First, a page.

Lightning flickered inside my hip. Every time my left Adidas landed on the ground, I felt another fiery explosion. The pain left just as quickly as it came, leaving me waiting for another blaze.
I was a sophomore in high school in Northern Virginia, playing a singles match to determine seeding for the tennis team. That was the first time I felt the pain, and I pushed it aside because I wanted to play. The pain worsened over the ensuing months.
Eventually, I was diagnosed with Ewing’s sarcoma, a rare form of bone cancer, and received a year of treatment, including chemotherapy, radiation and surgery that prevented me from ever playing tennis again. I was simply a normal teenager who happened to receive toxic chemicals, energy waves, blood transfusions and needle pricks. I wouldn’t allow cancer to change me.
My rules—don’t cry, don’t complain, don’t talk about cancer and don’t fear death.
When I became cancer-free, I rejoined my senior class and graduated, without acknowledging I was ever ill—except taking the handicap spot so I could exit the high school parking lot first in the afternoon en route to Taco Bell.
During my first year at UVA in 2002, I told only a few hallmates about my cancer, and only after they inquired about my 15-inch scar.
My hallmates would all become aware, though, because during winter break I discovered that my bone marrow was dying as a result of the very drugs that saved my life 16 months earlier. UVA would await my return, Dean William Wilson said, when I handed him my student ID.
What would have been my second semester was instead the beginning of a pitched battle against cancer. I remember the X-ray technician who talked with me about the Redskins, the loud hammering of the MRI machine and the other patients pushing their IV poles. At the hospital, there were children with cancer. “They’re just kids,” I thought.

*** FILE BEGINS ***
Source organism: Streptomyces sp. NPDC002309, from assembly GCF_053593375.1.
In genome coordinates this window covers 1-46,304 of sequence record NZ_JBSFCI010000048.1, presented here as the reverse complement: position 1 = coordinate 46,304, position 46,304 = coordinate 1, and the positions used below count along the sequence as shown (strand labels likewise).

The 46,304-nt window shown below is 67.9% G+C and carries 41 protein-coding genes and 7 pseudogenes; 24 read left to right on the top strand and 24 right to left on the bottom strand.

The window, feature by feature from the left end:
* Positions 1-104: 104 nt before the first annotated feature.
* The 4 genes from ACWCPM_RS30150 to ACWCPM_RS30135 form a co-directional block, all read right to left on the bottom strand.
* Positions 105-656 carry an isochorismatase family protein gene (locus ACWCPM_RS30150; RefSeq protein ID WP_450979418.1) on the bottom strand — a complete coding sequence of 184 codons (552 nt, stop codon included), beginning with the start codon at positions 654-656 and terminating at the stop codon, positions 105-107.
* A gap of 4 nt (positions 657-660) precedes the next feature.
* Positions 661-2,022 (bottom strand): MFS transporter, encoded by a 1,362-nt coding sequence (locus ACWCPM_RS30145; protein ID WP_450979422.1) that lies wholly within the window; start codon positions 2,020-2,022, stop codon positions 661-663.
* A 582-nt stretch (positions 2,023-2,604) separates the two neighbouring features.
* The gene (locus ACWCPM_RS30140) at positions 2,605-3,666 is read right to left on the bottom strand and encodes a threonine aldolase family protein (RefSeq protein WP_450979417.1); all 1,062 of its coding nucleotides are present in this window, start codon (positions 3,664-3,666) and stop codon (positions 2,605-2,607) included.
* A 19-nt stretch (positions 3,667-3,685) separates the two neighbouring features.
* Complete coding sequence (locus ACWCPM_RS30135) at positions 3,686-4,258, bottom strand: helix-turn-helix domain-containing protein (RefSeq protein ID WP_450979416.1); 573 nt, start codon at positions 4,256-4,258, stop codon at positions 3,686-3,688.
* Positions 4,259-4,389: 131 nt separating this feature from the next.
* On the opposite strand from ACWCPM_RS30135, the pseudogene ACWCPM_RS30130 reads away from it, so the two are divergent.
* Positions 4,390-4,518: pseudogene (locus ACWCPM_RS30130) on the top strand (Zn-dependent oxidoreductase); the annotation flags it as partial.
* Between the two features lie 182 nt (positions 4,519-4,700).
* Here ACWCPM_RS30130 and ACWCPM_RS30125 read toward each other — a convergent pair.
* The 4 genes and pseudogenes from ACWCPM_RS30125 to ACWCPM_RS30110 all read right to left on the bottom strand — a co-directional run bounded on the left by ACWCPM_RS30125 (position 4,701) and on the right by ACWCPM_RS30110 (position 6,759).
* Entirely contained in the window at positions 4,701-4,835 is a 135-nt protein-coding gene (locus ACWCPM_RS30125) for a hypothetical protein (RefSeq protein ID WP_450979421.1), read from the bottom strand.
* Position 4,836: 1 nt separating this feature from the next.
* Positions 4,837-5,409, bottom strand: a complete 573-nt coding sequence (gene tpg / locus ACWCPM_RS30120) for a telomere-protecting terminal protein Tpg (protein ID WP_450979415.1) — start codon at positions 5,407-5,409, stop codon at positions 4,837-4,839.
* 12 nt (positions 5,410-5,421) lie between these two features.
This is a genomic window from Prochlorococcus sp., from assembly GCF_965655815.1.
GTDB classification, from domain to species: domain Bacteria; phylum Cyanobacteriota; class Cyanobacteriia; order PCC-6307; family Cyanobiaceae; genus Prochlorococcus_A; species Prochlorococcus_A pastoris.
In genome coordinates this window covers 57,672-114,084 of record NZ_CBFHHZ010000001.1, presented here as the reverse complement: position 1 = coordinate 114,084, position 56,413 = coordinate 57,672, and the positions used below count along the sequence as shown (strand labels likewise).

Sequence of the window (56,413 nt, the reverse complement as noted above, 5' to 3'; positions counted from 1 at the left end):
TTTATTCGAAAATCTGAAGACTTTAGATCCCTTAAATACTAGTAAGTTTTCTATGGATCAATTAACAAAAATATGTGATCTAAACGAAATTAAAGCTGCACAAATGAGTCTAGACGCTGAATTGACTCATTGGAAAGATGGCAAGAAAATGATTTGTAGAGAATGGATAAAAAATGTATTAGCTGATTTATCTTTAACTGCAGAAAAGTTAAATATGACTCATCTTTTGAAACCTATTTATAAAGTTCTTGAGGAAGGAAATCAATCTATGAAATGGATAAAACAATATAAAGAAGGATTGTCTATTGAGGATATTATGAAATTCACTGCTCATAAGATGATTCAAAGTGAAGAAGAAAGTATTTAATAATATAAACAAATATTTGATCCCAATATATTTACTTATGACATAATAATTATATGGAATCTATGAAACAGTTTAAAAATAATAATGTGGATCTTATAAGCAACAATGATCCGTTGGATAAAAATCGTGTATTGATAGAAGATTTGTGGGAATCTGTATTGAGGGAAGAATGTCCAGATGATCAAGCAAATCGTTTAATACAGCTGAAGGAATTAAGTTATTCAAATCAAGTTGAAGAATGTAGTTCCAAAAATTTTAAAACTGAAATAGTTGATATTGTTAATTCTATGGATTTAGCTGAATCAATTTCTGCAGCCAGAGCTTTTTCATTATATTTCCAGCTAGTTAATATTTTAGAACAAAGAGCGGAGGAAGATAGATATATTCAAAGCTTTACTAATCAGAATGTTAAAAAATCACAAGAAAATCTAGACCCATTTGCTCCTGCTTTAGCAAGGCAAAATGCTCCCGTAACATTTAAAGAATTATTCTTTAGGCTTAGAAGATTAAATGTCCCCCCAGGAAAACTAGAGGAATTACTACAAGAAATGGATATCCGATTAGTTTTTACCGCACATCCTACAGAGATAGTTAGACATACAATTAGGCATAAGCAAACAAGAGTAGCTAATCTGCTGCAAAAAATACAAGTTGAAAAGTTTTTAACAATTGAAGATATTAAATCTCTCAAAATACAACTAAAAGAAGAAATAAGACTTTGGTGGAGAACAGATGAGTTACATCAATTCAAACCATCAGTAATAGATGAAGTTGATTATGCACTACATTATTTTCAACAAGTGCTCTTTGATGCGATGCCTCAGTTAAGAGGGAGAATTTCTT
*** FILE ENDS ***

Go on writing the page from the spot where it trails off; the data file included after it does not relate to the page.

When my oncologist saw me eating slices from Pizza Hut and watching episodes of Seinfeld, he said, “Too bad I have to work, because I would love to join you right now.”
Later, he showed me admiration for exercising while anemic. “But why?” I asked. I could barely pedal up a hill, and when I did, I had to get off my bike and lie on the asphalt.
It felt important to be tough. We all poked fun at an older patient for sweating before getting his blood drawn. A friend used the word “cheemy” to make the poison sound more appealing. I had to be pushed in a wheelchair during my first couple of cycles after surgery. Could anyone be worse than my mom at pushing this contraption?
It was hard to be tough. My heart broke when I saw my roommate from Cycle 14 getting treatment long after he was supposed to have finished. Did his cancer return? I remembered friends and family visiting me and sitting around my bed in a circle, all staring. I felt so pathetic. I wanted to get up and walk around the room to show them that I could. But I couldn’t.
One year and one umbilical cord stem cell transplant later, Dean Wilson welcomed me back to UVA. I still do not complain. I generally don’t fear death, barring the occasional suicidal thought after watching the rivalry football game with my Virginia Tech friends and brother. However, I do acknowledge that cancer has provided me a new way to view the world. It may be human nature to take things for granted, but I never want to. I may get a tattoo of my tumor to remind me.
Benjamin Rubenstein (Col ’07) wrote the book TWICE: How I Became a Cancer-Slaying Super Man Before I Turned 21 detailing his bouts with cancer, beginning with Ewing’s sarcoma when he was 16. Rubenstein graduated with a degree in economics, has been cancer-free for more than eight years and now lives in Arlington, Va.